Many of us only think about a propane tank when it's time to "fire up the barbie." Others may use propane in leisure activities, such as camping in RVs or going out in a boat. Wherever it is that you use a propane tank, there is one pressing issue when you go to use it: Does it still have propane left or is it time for a propane refill? There are simple ways to address this issue that give you an idea of when you are running on empty, and there are more complex methods to test the contents of your tank when precision is required.
Propane Tank Gauge
Nothing is more disappointing to you and your family than getting food ready to throw on the barbie, then finding out your propane tank has no propane. Empty propane tanks can present even more serious consequences in an RV or boat.
The first and easiest way to tell how much propane remains in a tank is to look at the propane tank gauge. This is a gizmo connected to a propane tank level sensor. Like a fuel tank gauge on the car, the propane tank gauge lets you know whether you have a quarter tank, a half tank or more.
Easy Propane Test
If your tank doesn't have a propane gauge, here's a simple way to get an idea of how much is left. Keep in mind that your tank stores liquid propane in the base, but toward the top is vapor, sitting on top of the liquid.
Get a cup of very hot water and dump it down one side of the outside of the propane tank. The tank is made of steel. While the part in contact with the vapor turns warm from the water, the part in contact with the liquid propane won't. So just feel along the propane container top to bottom to determine where the steel starts being cold. That tells you the level of the liquid propane in the tank.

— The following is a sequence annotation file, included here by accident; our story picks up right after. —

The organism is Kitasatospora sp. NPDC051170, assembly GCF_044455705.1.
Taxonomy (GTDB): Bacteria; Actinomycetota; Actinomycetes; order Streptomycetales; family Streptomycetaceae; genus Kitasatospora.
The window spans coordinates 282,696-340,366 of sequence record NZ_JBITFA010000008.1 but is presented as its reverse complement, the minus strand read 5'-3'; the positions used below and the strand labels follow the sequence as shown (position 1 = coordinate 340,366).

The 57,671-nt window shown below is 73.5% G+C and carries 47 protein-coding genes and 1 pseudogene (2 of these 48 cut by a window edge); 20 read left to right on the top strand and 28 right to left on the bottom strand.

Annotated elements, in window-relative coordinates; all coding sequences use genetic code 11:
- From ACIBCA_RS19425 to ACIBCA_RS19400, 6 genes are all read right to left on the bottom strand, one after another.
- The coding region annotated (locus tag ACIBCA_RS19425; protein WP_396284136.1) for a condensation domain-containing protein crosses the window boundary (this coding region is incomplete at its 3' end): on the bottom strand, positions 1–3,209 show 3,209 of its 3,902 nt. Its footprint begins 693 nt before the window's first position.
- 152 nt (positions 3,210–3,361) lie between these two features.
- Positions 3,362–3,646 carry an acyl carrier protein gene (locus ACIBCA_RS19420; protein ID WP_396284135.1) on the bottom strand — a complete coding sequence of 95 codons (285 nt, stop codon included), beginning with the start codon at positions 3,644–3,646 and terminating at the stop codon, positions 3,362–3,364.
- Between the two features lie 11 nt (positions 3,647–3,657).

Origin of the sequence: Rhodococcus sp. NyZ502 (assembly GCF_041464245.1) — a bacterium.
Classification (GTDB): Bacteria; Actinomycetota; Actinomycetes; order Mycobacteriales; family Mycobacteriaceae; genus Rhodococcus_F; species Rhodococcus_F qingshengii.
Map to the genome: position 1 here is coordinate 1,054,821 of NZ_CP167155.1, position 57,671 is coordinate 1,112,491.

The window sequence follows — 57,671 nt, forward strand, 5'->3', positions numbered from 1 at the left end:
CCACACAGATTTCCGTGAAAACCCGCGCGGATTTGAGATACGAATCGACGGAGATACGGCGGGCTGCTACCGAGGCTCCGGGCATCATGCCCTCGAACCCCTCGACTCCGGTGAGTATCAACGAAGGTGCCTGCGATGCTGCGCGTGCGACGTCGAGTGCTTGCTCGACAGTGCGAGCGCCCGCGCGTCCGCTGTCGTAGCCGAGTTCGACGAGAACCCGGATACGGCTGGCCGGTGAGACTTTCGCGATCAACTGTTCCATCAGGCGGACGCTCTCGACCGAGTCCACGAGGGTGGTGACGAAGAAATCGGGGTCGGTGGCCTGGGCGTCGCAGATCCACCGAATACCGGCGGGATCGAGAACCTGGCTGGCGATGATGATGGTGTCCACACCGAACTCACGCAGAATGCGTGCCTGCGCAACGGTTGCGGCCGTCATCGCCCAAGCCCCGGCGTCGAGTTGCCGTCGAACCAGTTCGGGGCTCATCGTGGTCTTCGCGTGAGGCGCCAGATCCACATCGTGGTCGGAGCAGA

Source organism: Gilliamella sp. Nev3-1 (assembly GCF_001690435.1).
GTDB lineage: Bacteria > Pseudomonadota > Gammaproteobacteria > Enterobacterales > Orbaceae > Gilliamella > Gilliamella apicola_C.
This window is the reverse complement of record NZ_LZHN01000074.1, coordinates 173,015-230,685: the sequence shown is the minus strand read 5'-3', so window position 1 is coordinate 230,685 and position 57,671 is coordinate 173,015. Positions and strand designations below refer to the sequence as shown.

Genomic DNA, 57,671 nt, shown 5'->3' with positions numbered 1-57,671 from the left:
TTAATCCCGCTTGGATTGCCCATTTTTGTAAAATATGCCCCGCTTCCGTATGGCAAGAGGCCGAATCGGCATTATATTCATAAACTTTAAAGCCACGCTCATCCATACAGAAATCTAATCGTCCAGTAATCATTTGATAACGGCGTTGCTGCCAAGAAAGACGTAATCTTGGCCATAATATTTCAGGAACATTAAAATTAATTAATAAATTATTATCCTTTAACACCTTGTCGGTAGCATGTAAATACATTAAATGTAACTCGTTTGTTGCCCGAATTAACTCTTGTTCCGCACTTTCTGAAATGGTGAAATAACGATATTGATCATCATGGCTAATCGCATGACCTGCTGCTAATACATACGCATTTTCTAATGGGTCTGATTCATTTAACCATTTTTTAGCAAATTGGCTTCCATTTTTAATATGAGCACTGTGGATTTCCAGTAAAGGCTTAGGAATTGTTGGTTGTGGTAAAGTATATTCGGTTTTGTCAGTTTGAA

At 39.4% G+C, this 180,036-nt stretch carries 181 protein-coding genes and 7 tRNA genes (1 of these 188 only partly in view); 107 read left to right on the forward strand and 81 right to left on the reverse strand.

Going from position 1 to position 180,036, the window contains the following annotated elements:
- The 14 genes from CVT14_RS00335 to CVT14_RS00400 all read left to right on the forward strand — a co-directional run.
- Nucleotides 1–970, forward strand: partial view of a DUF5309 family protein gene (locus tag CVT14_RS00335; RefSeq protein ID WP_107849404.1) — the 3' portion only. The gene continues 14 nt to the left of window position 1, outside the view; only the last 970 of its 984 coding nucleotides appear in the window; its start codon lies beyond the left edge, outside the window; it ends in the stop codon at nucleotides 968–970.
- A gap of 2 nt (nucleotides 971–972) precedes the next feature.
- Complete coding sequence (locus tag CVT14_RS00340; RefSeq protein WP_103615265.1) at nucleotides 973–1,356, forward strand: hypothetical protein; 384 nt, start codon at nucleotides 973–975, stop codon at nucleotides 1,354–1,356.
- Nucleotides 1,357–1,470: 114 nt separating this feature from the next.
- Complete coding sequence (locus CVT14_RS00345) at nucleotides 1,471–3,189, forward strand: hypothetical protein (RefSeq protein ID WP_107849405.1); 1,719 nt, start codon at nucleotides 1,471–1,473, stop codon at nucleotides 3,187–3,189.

Of course, this provides an estimate, nothing more. It can help you figure out whether to get a propane refill. For more precise measurements or when accuracy is mandated, you'll have to weigh the tank.
Weighing a Propane Tank
If you really need to know how much propane is left in your tank, the only accurate method of measuring this is by weighing the tank. You compare the weight of the empty container to the weight of the full container. The difference represents the amount of propane remaining, and lets you know whether you are ready for a propane refill.
Fortunately, weights are marked on every propane tank. Look carefully and you'll find two different weights stamped on the top handle of the tank. The first is the tank's weight when empty, called the "tare" weight. The other number is the weight of the tank when full. The most common tank for use on grills and other small outdoor propane appliances is a 20-pound tank, which weighs 38 to 40 pounds when full and 18 to 20 pounds when empty. Note that regulations mandate that propane containers can only be filled to 80 percent capacity. That means that your tank should be considered full at 20 pounds.
If your tank currently weighs 28 pounds and the tare weight is stamped in at 18 pounds, the difference is 10 pounds. Since 20 pounds is the maximum, it can safely hold, at 10 pounds, it's currently half full.
From Alaska to California, from France's Basque Country to Mexico's Pacific Coast, Teo Spengler has dug the soil, planted seeds and helped trees, flowers and veggies thrive. A professional writer and consummate gardener, Spengler has written about home and garden for Gardening Know How, San Francisco Chronicle, Gardening Guide and Go Banking Rates. She earned a BA from U.C. Santa Cruz, a law degree from U.C. Berkeley's Boalt Hall, and an MA and MFA from San Francisco State. She currently divides her life between San Francisco and southwestern France.